A warning about the dangers of drug residue on shopping carts went viral this week — but experts were quick to cast doubt on how accurate the claim really is.
The Leachville Police Department in Arkansas said customers should always wipe their shopping cart handles before using them, because could be left behind and enter your body through contact with your skin.
"All you'd have to do is rub your nose or touch your child's mouth," the police department wrote. "Children just being exposed to the powder or residue is a bad situation that can turn deadly."
But Chad Sabora, one of the founders of the Missouri Network for Opiate Reform and Recovery, says the chance of someone getting sick — let alone overdosing — from residue on a shopping cart is "completely impossible."
"It's just like comparing the HIV epidemic in the 80s when people claimed you could get AIDS from sitting on the toilet," Sabora told CBS News. "This is dangerous to opiate users. Like touching them can kill you? It's not true."
Dr. Christopher Hoyte, associate medical director for the Rocky Mountain Poison and Drug Center and faculty member for the Department of Emergency Medicine at the University of Colorado School of Medicine, said he can't say it's "impossible," but instead calls it "very improbable."
"I never say never, but it is highly, highly, highly, unlikely someone could become that systemically ill just from havingtouch their skin," Hoyte told CBS News. "It's not absorbed just touching it."
Hoyte said the only way someone could feel side effects from the drug would be if they breathed it in.
"I will say if they touched it and then rubbed their nose and breathed it in through that way that would be a possibility," he added.
Sabora pointed out powdered fentanyl is meant to be snorted or injected.
"Oral absorption taken from fentanyl has minimal impact. It doesn't get into the body that way," Sabora said. "That's why people don't ingest heroin."
"Fentanyl can kill you," acting Deputy Administrator Jack Riley explained in the three-page document. "It is 40 to 50 times stronger than street-level heroin. A very small amount ingested, or absorbed through your skin, can kill you."
There was an incident earlier this year when anfrom exposure to fentanyl during a drug bust. He was saved by doses of the antidote Narcan.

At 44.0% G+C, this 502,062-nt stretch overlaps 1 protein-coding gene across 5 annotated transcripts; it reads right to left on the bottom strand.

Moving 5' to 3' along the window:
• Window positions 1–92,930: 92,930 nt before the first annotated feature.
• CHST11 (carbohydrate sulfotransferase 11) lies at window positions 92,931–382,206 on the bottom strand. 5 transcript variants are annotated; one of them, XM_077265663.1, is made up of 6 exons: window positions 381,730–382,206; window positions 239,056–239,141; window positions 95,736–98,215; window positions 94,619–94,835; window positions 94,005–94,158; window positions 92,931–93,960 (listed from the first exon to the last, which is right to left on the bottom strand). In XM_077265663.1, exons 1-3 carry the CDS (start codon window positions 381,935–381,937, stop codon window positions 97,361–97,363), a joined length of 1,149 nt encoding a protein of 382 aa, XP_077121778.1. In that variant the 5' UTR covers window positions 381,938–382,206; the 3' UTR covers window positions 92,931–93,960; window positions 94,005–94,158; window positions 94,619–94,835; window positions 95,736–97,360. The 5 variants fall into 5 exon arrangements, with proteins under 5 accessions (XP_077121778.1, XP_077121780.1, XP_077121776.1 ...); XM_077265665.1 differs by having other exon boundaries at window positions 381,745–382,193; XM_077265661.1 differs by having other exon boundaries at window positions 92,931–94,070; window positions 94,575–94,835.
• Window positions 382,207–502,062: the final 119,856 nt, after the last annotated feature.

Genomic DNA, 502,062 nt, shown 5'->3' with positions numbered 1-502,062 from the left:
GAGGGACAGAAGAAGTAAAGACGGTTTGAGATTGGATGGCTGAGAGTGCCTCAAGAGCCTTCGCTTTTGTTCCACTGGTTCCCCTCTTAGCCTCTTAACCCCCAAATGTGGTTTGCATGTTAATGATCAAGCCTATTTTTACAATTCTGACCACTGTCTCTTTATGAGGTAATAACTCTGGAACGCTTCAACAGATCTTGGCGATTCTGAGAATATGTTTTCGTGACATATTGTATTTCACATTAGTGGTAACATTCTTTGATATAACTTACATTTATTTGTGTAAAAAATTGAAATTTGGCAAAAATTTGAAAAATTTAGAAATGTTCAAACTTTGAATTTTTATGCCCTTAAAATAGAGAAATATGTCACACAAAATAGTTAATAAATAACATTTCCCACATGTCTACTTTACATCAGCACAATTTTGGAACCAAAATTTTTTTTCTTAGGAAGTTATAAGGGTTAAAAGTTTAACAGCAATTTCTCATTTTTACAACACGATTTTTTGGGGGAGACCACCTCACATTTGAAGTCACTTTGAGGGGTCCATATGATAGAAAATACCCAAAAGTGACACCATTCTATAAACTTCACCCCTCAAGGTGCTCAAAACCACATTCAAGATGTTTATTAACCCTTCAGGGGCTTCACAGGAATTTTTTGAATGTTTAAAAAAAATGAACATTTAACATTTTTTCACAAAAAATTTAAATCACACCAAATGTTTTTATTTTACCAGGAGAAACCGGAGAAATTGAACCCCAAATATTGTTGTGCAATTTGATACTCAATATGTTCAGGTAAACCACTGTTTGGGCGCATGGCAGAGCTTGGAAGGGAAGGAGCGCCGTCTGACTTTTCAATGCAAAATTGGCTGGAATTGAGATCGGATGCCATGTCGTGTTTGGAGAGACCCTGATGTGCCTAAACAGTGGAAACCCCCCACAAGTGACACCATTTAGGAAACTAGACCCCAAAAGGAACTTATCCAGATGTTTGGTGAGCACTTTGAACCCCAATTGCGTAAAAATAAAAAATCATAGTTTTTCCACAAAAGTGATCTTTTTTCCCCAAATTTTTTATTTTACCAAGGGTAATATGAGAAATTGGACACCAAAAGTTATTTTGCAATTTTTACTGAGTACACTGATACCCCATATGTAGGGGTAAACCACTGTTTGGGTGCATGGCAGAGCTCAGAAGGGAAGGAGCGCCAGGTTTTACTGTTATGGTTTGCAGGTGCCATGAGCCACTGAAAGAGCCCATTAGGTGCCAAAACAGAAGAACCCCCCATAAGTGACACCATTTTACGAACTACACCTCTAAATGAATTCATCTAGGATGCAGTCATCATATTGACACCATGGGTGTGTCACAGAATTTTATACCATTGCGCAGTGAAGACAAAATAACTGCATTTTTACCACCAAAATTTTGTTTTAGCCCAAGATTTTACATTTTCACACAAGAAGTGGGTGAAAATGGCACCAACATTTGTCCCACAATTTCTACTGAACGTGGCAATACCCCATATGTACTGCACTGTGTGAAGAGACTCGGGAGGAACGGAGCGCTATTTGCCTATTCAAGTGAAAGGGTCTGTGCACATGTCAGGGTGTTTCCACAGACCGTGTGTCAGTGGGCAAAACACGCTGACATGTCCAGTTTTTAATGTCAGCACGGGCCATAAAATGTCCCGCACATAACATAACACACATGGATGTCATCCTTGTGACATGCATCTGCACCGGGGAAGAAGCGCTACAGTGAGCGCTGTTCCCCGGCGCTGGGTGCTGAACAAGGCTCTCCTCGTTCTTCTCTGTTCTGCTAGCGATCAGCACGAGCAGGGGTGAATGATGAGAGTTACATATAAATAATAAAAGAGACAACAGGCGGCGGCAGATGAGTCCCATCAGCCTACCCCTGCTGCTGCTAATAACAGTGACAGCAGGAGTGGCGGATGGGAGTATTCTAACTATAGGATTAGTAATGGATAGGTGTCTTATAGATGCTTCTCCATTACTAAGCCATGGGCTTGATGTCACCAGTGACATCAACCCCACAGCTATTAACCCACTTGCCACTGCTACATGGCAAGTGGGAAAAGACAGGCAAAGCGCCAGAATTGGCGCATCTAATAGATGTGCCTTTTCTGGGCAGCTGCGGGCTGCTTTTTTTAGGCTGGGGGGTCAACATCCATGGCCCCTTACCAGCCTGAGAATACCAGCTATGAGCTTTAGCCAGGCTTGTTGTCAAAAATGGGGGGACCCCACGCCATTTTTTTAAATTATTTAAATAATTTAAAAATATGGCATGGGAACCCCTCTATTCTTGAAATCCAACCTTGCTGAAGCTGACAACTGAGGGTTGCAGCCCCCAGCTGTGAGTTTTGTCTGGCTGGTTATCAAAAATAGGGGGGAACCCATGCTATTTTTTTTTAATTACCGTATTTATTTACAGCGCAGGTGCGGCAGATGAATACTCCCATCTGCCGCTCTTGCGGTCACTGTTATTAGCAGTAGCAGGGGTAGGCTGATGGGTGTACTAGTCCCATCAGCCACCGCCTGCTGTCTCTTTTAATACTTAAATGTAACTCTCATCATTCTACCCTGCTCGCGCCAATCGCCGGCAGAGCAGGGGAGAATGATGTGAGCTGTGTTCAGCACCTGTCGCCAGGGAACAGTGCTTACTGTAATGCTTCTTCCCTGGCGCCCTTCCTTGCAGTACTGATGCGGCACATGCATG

The DEA didn't deny that exposure to the drug via a shopping cart was possible, but it emphasized the manual was strictly meant for law enforcement, not the public, CBS News' Paula Reid reports. The DEA noted that any exposure is bad.
Fact-checking website Snopes.com ranked the shopping cart claim "unproven."
"While accidental ingestion would in theory be a possibility, the scientific plausibility of overdose through skin contact alone has been called into question," the site wrote.
By Thursday afternoon the Leachville Police Department deleted the post, which originally read:
"You know when you go to Wal-Mart and they have the wipes to clean your cart handle? How many of you don't use them? Well I do and I always thought of the germs only. Was told today that the police chief also suggests you do it also because of all the problems with drugs now days and if they have Fentanyl or something like that still on their hands and they touch that cart handle and then you do, it can get into your system. Scary but worth taking the time to clean the handle. All you'd have to do is rub your nose or touch your child's mouth. I never even considered this possibility. Children being exposed to just the powder or residue is a bad situation that can turn deadly."
The officer responsible issued an apology, saying he "should have checked into it further."
According to the Centers for Disease Control and Prevention, heroin, fentanyl and otherin 2015. Nearly half of opioid overdose deaths involve a prescription opioid painkiller, the CDC reports.
Sabora says the number today is probably even higher.
"We lost more people in 2016 from opioid overdoses than the whole Vietnam War. It's killed more people than AIDS. This is a more serious epidemic," Sabora said.
That's why Sabora believes that inaccurate messages like the original Leachville post are so dangerous.
"We want to cast judgment," he said. "We have to be very careful. The person who hears something like this could be the person who prevents real progress and change from helping these people."
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